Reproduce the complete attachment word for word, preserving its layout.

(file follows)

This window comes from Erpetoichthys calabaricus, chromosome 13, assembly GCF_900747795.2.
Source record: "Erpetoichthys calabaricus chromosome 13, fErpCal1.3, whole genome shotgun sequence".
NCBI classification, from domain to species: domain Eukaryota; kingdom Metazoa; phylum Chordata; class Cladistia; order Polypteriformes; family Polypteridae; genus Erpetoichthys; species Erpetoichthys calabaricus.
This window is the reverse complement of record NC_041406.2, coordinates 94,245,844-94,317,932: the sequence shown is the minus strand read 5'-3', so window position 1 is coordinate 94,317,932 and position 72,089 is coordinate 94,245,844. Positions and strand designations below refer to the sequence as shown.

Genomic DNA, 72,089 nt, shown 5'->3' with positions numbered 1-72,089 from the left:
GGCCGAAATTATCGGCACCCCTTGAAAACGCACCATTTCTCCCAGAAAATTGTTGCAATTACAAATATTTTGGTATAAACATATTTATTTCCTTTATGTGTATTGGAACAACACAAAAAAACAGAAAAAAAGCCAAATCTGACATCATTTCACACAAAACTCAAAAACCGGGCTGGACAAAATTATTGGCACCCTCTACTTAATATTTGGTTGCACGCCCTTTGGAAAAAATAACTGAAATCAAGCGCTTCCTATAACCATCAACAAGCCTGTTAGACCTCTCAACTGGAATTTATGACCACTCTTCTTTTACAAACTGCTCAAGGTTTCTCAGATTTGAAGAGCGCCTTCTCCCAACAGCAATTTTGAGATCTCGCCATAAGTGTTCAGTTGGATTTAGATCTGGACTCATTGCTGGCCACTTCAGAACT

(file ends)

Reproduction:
This window comes from Erpetoichthys calabaricus, chromosome 13, assembly GCF_900747795.2.
Source record: "Erpetoichthys calabaricus chromosome 13, fErpCal1.3, whole genome shotgun sequence".
NCBI classification, from domain to species: domain Eukaryota; kingdom Metazoa; phylum Chordata; class Cladistia; order Polypteriformes; family Polypteridae; genus Erpetoichthys; species Erpetoichthys calabaricus.
This window is the reverse complement of record NC_041406.2, coordinates 94,245,844-94,317,932: the sequence shown is the minus strand read 5'-3', so window position 1 is coordinate 94,317,932 and position 72,089 is coordinate 94,245,844. Positions and strand designations below refer to the sequence as shown.

Genomic DNA, 72,089 nt, shown 5'->3' with positions numbered 1-72,089 from the left:
GGCCGAAATTATCGGCACCCCTTGAAAACGCACCATTTCTCCCAGAAAATTGTTGCAATTACAAATATTTTGGTATAAACATATTTATTTCCTTTATGTGTATTGGAACAACACAAAAAAACAGAAAAAAAGCCAAATCTGACATCATTTCACACAAAACTCAAAAACCGGGCTGGACAAAATTATTGGCACCCTCTACTTAATATTTGGTTGCACGCCCTTTGGAAAAAATAACTGAAATCAAGCGCTTCCTATAACCATCAACAAGCCTGTTAGACCTCTCAACTGGAATTTATGACCACTCTTCTTTTACAAACTGCTCAAGGTTTCTCAGATTTGAAGAGCGCCTTCTCCCAACAGCAATTTTGAGATCTCGCCATAAGTGTTCAGTTGGATTTAGATCTGGACTCATTGCTGGCCACTTCAGAACT